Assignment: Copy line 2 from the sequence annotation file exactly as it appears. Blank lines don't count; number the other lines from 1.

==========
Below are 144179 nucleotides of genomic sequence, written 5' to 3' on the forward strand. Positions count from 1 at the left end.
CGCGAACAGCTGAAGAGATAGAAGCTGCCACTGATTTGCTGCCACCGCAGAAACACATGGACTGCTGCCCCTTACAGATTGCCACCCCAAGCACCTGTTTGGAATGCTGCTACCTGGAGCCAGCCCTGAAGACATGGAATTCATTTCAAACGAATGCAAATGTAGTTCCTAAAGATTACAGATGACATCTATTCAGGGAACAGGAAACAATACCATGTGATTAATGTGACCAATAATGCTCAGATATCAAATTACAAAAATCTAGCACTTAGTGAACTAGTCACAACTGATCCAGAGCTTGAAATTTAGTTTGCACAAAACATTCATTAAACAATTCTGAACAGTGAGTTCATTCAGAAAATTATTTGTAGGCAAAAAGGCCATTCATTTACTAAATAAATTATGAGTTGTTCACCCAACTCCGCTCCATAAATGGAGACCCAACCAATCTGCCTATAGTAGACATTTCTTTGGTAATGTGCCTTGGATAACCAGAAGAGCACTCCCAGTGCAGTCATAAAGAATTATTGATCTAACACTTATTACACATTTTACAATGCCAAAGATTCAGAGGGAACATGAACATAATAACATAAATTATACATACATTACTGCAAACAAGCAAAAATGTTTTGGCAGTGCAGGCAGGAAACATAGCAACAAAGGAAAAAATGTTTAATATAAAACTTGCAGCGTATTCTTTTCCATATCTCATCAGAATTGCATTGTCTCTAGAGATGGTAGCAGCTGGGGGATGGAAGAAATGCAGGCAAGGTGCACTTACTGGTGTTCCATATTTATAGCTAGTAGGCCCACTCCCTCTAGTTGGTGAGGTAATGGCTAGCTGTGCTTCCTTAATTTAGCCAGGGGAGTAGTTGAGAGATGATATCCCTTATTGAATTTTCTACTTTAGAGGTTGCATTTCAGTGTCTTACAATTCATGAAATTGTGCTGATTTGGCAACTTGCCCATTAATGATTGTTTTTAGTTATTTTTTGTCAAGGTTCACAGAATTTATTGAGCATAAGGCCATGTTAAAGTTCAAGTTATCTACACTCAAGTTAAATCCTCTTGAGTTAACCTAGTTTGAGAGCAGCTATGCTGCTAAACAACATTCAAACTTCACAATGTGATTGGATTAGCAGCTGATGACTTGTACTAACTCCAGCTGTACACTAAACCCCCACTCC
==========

CGCGAACAGCTGAAGAGATAGAAGCTGCCACTGATTTGCTGCCACCGCAGAAACACATGGACTGCTGCCCCTTACAGATTGCCACCCCAAGCACCTGTTTGGAATGCTGCTACCTGGAGCCAGCCCTGAAGACATGGAATTCATTTCAAACGAATGCAAATGTAGTTCCTAAAGATTACAGATGACATCTATTCAGGGAACAGGAAACAATACCATGTGATTAATGTGACCAATAATGCTCAGATATCAAATTACAAAAATCTAGCACTTAGTGAACTAGTCACAACTGATCCAGAGCTTGAAATTTAGTTTGCACAAAACATTCATTAAACAATTCTGAACAGTGAGTTCATTCAGAAAATTATTTGTAGGCAAAAAGGCCATTCATTTACTAAATAAATTATGAGTTGTTCACCCAACTCCGCTCCATAAATGGAGACCCAACCAATCTGCCTATAGTAGACATTTCTTTGGTAATGTGCCTTGGATAACCAGAAGAGCACTCCCAGTGCAGTCATAAAGAATTATTGATCTAACACTTATTACACATTTTACAATGCCAAAGATTCAGAGGGAACATGAACATAATAACATAAATTATACATACATTACTGCAAACAAGCAAAAATGTTTTGGCAGTGCAGGCAGGAAACATAGCAACAAAGGAAAAAATGTTTAATATAAAACTTGCAGCGTATTCTTTTCCATATCTCATCAGAATTGCATTGTCTCTAGAGATGGTAGCAGCTGGGGGATGGAAGAAATGCAGGCAAGGTGCACTTACTGGTGTTCCATATTTATAGCTAGTAGGCCCACTCCCTCTAGTTGGTGAGGTAATGGCTAGCTGTGCTTCCTTAATTTAGCCAGGGGAGTAGTTGAGAGATGATATCCCTTATTGAATTTTCTACTTTAGAGGTTGCATTTCAGTGTCTTACAATTCATGAAATTGTGCTGATTTGGCAACTTGCCCATTAATGATTGTTTTTAGTTATTTTTTGTCAAGGTTCACAGAATTTATTGAGCATAAGGCCATGTTAAAGTTCAAGTTATCTACACTCAAGTTAAATCCTCTTGAGTTAACCTAGTTTGAGAGCAGCTATGCTGCTAAACAACATTCAAACTTCACAATGTGATTGGATTAGCAGCTGATGACTTGTACTAACTCCAGCTGTACACTAAACCCCCACTCC